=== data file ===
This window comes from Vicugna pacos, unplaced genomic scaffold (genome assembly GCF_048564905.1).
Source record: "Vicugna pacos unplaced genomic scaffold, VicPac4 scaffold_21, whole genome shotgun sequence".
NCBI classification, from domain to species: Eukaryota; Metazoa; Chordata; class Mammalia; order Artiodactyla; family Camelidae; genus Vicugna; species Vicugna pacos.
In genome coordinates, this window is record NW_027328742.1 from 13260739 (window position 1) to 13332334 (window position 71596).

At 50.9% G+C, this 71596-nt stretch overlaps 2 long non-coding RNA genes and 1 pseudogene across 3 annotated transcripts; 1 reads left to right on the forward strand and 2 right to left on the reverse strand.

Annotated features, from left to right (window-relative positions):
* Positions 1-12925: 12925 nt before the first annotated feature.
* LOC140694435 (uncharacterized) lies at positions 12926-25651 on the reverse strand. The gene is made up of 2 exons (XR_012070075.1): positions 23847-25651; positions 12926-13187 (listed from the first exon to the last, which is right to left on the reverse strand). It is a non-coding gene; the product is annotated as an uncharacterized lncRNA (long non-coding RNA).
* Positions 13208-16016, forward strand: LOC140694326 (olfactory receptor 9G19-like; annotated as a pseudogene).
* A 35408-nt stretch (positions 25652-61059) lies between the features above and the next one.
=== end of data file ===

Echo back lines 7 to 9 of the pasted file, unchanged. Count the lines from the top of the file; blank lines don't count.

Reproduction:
* Positions 1-12925: 12925 nt before the first annotated feature.
* LOC140694435 (uncharacterized) lies at positions 12926-25651 on the reverse strand. The gene is made up of 2 exons (XR_012070075.1): positions 23847-25651; positions 12926-13187 (listed from the first exon to the last, which is right to left on the reverse strand). It is a non-coding gene; the product is annotated as an uncharacterized lncRNA (long non-coding RNA).
* Positions 13208-16016, forward strand: LOC140694326 (olfactory receptor 9G19-like; annotated as a pseudogene).